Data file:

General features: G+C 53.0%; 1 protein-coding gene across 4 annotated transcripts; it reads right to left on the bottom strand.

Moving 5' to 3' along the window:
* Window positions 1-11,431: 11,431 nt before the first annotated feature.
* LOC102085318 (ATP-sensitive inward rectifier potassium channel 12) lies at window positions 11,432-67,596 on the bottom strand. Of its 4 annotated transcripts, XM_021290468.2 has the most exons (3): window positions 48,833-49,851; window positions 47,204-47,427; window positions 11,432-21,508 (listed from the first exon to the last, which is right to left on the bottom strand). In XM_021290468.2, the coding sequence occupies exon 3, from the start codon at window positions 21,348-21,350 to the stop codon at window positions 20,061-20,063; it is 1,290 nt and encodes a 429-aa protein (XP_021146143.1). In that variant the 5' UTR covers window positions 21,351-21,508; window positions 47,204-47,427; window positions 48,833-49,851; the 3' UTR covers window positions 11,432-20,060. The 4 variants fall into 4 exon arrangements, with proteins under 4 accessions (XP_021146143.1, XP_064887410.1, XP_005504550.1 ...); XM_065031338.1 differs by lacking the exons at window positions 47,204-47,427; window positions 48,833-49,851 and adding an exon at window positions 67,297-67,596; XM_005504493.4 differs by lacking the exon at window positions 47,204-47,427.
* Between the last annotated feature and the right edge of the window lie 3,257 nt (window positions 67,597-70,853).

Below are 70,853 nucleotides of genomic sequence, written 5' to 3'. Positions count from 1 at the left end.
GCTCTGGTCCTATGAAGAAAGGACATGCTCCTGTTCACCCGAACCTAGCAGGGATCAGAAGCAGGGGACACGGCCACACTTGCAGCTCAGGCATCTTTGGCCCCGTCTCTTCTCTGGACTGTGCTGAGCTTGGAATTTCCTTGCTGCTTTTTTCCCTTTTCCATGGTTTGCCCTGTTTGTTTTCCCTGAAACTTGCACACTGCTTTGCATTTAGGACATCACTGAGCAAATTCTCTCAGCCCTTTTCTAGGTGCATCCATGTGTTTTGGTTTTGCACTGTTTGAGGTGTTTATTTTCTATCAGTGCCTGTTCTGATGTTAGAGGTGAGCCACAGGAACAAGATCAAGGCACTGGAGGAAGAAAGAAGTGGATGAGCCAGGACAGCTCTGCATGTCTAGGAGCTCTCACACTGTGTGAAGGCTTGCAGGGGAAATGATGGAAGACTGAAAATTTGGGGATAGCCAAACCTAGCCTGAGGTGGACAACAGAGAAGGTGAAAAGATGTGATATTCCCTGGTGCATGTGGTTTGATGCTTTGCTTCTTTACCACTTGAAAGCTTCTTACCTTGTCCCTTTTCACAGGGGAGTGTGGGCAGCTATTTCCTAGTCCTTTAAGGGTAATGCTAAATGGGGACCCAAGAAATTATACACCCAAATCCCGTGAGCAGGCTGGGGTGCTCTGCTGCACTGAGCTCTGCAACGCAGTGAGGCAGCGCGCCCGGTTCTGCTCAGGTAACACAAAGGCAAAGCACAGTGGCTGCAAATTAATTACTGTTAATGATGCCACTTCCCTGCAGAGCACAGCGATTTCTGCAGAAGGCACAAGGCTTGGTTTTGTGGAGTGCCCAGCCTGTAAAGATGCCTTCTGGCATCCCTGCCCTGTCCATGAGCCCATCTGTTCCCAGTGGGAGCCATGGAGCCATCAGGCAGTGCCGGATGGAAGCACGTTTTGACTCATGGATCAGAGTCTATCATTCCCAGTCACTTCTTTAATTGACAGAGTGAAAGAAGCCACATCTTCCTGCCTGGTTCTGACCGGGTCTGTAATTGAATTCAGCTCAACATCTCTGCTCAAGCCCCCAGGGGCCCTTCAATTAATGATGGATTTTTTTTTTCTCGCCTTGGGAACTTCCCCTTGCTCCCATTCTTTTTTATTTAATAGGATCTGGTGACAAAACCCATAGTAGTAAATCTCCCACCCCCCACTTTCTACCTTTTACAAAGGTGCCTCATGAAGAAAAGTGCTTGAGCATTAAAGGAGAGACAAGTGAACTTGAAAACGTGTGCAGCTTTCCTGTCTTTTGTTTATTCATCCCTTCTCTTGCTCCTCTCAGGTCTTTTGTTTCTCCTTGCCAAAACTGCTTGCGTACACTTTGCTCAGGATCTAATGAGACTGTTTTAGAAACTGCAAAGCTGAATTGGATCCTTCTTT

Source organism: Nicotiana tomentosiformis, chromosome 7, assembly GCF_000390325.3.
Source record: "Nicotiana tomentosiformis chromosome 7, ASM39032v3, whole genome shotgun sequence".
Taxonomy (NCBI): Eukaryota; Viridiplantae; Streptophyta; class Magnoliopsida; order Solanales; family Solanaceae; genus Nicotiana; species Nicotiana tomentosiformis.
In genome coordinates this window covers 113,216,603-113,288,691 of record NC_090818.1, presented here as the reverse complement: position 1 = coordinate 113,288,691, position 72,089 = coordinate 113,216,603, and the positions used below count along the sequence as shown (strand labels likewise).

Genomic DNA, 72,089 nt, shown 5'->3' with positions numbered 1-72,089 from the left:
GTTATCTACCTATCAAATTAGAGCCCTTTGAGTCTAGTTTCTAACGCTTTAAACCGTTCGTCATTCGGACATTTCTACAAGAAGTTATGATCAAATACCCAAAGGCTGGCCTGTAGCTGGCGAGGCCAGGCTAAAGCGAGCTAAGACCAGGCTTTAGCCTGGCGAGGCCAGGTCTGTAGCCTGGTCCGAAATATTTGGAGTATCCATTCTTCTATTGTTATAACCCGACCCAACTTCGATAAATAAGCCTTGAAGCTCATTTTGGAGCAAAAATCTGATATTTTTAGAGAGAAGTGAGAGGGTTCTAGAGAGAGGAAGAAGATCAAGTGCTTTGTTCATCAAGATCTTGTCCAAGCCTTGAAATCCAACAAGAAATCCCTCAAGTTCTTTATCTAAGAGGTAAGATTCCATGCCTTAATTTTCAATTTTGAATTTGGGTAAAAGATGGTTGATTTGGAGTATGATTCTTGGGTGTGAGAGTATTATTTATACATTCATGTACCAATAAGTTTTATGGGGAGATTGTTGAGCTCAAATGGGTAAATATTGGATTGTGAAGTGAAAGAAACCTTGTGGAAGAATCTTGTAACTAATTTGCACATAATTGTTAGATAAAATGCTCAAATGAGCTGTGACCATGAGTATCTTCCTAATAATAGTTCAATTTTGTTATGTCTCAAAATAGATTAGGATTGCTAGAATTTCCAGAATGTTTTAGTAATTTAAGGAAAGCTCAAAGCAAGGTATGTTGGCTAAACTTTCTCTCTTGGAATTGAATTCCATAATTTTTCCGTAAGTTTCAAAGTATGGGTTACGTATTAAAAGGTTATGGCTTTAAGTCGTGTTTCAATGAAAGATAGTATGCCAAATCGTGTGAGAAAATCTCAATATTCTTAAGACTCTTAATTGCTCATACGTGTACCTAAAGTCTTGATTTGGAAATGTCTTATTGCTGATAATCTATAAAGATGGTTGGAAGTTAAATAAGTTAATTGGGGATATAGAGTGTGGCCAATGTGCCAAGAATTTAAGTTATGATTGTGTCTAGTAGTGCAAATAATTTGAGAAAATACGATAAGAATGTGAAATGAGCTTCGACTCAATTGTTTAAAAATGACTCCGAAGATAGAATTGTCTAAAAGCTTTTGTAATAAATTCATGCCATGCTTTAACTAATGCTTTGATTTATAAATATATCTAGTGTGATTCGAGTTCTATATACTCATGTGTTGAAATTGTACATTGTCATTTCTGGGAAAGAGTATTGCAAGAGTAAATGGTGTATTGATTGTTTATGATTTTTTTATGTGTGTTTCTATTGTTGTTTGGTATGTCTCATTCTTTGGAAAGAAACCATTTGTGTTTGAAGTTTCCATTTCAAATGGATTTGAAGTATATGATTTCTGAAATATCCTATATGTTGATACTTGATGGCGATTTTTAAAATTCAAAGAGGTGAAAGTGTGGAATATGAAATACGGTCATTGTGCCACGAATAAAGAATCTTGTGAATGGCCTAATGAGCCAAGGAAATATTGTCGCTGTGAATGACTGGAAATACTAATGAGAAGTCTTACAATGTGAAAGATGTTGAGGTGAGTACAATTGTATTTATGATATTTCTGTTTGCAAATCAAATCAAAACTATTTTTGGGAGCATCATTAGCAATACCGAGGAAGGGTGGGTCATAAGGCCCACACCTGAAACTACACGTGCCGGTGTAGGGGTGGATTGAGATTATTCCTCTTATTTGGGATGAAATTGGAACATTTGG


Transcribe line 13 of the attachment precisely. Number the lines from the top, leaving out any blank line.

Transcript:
GTTATCTACCTATCAAATTAGAGCCCTTTGAGTCTAGTTTCTAACGCTTTAAACCGTTCGTCATTCGGACATTTCTACAAGAAGTTATGATCAAATACCCAAAGGCTGGCCTGTAGCTGGCGAGGCCAGGCTAAAGCGAGCTAAGACCAGGCTTTAGCCTGGCGAGGCCAGGTCTGTAGCCTGGTCCGAAATATTTGGAGTATCCATTCTTCTATTGTTATAACCCGACCCAACTTCGATAAATAAGCCTTGAAGCTCATTTTGGAGCAAAAATCTGATATTTTTAGAGAGAAGTGAGAGGGTTCTAGAGAGAGGAAGAAGATCAAGTGCTTTGTTCATCAAGATCTTGTCCAAGCCTTGAAATCCAACAAGAAATCCCTCAAGTTCTTTATCTAAGAGGTAAGATTCCATGCCTTAATTTTCAATTTTGAATTTGGGTAAAAGATGGTTGATTTGGAGTATGATTCTTGGGTGTGAGAGTATTATTTATACATTCATGTACCAATAAGTTTTATGGGGAGATTGTTGAGCTCAAATGGGTAAATATTGGATTGTGAAGTGAAAGAAACCTTGTGGAAGAATCTTGTAACTAATTTGCACATAATTGTTAGATAAAATGCTCAAATGAGCTGTGACCATGAGTATCTTCCTAATAATAGTTCAATTTTGTTATGTCTCAAAATAGATTAGGATTGCTAGAATTTCCAGAATGTTTTAGTAATTTAAGGAAAGCTCAAAGCAAGGTATGTTGGCTAAACTTTCTCTCTTGGAATTGAATTCCATAATTTTTCCGTAAGTTTCAAAGTATGGGTTACGTATTAAAAGGTTATGGCTTTAAGTCGTGTTTCAATGAAAGATAGTATGCCAAATCGTGTGAGAAAATCTCAATATTCTTAAGACTCTTAATTGCTCATACGTGTACCTAAAGTCTTGATTTGGAAATGTCTTATTGCTGATAATCTATAAAGATGGTTGGAAGTTAAATAAGTTAATTGGGGATATAGAGTGTGGCCAATGTGCCAAGAATTTAAGTTATGATTGTGTCTAGTAGTGCAAATAATTTGAGAAAATACGATAAGAATGTGAAATGAGCTTCGACTCAATTGTTTAAAAATGACTCCGAAGATAGAATTGTCTAAAAGCTTTTGTAATAAATTCATGCCATGCTTTAACTAATGCTTTGATTTATAAATATATCTAGTGTGATTCGAGTTCTATATACTCATGTGTTGAAATTGTACATTGTCATTTCTGGGAAAGAGTATTGCAAGAGTAAATGGTGTATTGATTGTTTATGATTTTTTTATGTGTGTTTCTATTGTTGTTTGGTATGTCTCATTCTTTGGAAAGAAACCATTTGTGTTTGAAGTTTCCATTTCAAATGGATTTGAAGTATATGATTTCTGAAATATCCTATATGTTGATACTTGATGGCGATTTTTAAAATTCAAAGAGGTGAAAGTGTGGAATATGAAATACGGTCATTGTGCCACGAATAAAGAATCTTGTGAATGGCCTAATGAGCCAAGGAAATATTGTCGCTGTGAATGACTGGAAATACTAATGAGAAGTCTTACAATGTGAAAGATGTTGAGGTGAGTACAATTGTATTTATGATATTTCTGTTTGCAAATCAAATCAAAACTATTTTTGGGAGCATCATTAGCAATACCGAGGAAGGGTGGGTCATAAGGCCCACACCTGAAACTACACGTGCCGGTGTAGGGGTGGATTGAGATTATTCCTCTTATTTGGGATGAAATTGGAACATTTGG